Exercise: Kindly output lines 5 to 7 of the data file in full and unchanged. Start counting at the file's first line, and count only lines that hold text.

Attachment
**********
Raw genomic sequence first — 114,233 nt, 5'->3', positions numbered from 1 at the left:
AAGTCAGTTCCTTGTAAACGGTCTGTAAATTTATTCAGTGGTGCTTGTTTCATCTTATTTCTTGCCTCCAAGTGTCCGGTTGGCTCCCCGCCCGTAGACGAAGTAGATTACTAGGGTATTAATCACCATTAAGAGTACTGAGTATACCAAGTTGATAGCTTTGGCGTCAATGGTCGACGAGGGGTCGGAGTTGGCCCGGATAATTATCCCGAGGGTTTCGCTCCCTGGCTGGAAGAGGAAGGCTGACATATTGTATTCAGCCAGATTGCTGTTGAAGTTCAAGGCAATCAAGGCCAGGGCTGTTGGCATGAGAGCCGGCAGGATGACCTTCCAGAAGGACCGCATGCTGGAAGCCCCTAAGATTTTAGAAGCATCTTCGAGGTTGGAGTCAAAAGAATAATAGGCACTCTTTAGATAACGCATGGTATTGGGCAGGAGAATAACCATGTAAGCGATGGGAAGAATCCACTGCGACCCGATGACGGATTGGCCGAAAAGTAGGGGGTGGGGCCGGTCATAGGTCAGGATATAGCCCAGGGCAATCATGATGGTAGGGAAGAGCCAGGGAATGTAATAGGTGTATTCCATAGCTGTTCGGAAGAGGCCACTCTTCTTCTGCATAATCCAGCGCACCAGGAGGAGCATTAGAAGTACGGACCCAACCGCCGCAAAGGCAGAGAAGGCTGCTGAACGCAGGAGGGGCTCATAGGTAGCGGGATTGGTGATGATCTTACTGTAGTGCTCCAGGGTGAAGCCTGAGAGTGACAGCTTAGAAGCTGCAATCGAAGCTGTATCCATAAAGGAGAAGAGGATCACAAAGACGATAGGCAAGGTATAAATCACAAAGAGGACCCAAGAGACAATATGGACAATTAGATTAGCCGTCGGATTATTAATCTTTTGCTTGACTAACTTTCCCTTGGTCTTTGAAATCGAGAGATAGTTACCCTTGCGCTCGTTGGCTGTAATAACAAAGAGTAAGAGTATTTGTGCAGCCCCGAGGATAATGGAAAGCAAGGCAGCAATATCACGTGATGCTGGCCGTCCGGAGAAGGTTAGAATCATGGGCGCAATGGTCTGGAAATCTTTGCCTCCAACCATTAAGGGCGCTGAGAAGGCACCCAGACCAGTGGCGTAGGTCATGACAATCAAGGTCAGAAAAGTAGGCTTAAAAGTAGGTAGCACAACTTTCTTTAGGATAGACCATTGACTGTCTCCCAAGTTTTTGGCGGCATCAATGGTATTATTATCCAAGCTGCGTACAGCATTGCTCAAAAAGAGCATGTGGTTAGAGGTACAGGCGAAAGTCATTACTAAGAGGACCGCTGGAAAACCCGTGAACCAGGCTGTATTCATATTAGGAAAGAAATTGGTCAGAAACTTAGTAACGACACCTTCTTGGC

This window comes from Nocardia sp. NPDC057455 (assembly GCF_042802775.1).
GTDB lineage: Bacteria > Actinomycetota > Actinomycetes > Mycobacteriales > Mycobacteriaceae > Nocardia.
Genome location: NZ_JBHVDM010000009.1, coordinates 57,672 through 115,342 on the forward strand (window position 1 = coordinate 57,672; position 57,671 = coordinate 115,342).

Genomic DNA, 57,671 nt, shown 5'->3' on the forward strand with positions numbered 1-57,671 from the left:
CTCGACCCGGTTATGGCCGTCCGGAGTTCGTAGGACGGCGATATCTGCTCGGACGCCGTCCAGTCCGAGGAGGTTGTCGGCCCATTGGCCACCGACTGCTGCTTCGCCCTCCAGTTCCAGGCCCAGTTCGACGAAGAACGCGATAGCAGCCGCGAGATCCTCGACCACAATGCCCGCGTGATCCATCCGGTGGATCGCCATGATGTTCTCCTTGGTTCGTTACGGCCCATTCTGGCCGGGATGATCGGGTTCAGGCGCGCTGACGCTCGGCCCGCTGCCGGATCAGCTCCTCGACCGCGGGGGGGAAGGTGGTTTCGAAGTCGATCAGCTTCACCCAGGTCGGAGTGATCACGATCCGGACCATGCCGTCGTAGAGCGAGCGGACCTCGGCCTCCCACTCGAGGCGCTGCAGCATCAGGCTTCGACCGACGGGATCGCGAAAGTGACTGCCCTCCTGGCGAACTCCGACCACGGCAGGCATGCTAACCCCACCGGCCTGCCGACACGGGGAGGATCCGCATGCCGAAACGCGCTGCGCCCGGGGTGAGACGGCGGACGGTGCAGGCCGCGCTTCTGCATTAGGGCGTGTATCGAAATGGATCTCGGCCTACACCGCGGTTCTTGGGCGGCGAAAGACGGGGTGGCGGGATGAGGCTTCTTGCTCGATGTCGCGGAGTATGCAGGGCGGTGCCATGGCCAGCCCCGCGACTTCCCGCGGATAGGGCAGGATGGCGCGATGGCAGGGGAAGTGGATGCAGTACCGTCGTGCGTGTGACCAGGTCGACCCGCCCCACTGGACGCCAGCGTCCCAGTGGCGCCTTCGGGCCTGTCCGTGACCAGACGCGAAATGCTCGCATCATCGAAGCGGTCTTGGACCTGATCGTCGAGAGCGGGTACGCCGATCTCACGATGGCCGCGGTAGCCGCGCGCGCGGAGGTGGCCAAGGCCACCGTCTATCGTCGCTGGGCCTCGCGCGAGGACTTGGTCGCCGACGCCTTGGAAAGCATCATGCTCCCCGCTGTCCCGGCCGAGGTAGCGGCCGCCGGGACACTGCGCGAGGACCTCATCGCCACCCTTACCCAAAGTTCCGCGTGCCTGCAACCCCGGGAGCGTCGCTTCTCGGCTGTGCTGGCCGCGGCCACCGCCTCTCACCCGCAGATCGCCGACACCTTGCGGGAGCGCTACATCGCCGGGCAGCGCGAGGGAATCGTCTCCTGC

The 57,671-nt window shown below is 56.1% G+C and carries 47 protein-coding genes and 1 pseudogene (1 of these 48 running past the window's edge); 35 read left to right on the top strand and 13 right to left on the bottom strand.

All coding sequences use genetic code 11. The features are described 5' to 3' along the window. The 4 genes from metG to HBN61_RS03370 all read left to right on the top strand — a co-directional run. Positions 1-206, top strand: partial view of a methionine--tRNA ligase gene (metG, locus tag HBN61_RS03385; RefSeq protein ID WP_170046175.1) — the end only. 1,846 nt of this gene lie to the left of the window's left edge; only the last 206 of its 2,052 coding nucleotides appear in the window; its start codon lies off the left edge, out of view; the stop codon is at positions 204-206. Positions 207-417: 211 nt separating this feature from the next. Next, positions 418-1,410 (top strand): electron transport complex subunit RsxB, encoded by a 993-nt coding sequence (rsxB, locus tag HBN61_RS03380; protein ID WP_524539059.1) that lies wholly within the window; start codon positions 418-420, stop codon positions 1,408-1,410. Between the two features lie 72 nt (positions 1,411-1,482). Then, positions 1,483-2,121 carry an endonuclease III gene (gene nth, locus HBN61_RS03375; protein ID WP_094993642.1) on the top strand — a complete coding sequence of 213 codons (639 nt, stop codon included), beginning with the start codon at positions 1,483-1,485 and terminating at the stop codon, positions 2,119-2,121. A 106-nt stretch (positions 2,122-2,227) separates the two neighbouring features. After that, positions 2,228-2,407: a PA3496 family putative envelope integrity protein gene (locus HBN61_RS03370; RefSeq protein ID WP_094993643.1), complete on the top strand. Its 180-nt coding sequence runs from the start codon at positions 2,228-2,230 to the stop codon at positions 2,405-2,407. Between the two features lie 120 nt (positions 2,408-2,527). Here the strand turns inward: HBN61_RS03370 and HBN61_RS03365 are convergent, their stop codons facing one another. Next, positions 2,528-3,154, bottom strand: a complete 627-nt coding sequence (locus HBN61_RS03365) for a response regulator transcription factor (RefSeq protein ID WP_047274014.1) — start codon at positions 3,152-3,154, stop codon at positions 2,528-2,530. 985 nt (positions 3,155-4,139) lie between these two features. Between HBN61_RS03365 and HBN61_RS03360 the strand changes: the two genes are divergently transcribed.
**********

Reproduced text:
Genome location: NZ_JBHVDM010000009.1, coordinates 57,672 through 115,342 on the forward strand (window position 1 = coordinate 57,672; position 57,671 = coordinate 115,342).

Genomic DNA, 57,671 nt, shown 5'->3' on the forward strand with positions numbered 1-57,671 from the left:
CTCGACCCGGTTATGGCCGTCCGGAGTTCGTAGGACGGCGATATCTGCTCGGACGCCGTCCAGTCCGAGGAGGTTGTCGGCCCATTGGCCACCGACTGCTGCTTCGCCCTCCAGTTCCAGGCCCAGTTCGACGAAGAACGCGATAGCAGCCGCGAGATCCTCGACCACAATGCCCGCGTGATCCATCCGGTGGATCGCCATGATGTTCTCCTTGGTTCGTTACGGCCCATTCTGGCCGGGATGATCGGGTTCAGGCGCGCTGACGCTCGGCCCGCTGCCGGATCAGCTCCTCGACCGCGGGGGGGAAGGTGGTTTCGAAGTCGATCAGCTTCACCCAGGTCGGAGTGATCACGATCCGGACCATGCCGTCGTAGAGCGAGCGGACCTCGGCCTCCCACTCGAGGCGCTGCAGCATCAGGCTTCGACCGACGGGATCGCGAAAGTGACTGCCCTCCTGGCGAACTCCGACCACGGCAGGCATGCTAACCCCACCGGCCTGCCGACACGGGGAGGATCCGCATGCCGAAACGCGCTGCGCCCGGGGTGAGACGGCGGACGGTGCAGGCCGCGCTTCTGCATTAGGGCGTGTATCGAAATGGATCTCGGCCTACACCGCGGTTCTTGGGCGGCGAAAGACGGGGTGGCGGGATGAGGCTTCTTGCTCGATGTCGCGGAGTATGCAGGGCGGTGCCATGGCCAGCCCCGCGACTTCCCGCGGATAGGGCAGGATGGCGCGATGGCAGGGGAAGTGGATGCAGTACCGTCGTGCGTGTGACCAGGTCGACCCGCCCCACTGGACGCCAGCGTCCCAGTGGCGCCTTCGGGCCTGTCCGTGACCAGACGCGAAATGCTCGCATCATCGAAGCGGTCTTGGACCTGATCGTCGAGAGCGGGTACGCCGATCTCACGATGGCCGCGGTAGCCGCGCGCGCGGAGGTGGCCAAGGCCACCGTCTATCGTCGCTGGGCCTCGCGCGAGGACTTGGTCGCCGACGCCTTGGAAAGCATCATGCTCCCCGCTGTCCCGGCCGAGGTAGCGGCCGCCGGGACACTGCGCGAGGACCTCATCGCCACCCTTACCCAAAGTTCCGCGTGCCTGCAACCCCGGGAGCGTCGCTTCTCGGCTGTGCTGGCCGCGGCCACCGCCTCTCACCCGCAGATCGCCGACACCTTGCGGGAGCGCTACATCGCCGGGCAGCGCGAGGGAATCGTCTCCTGC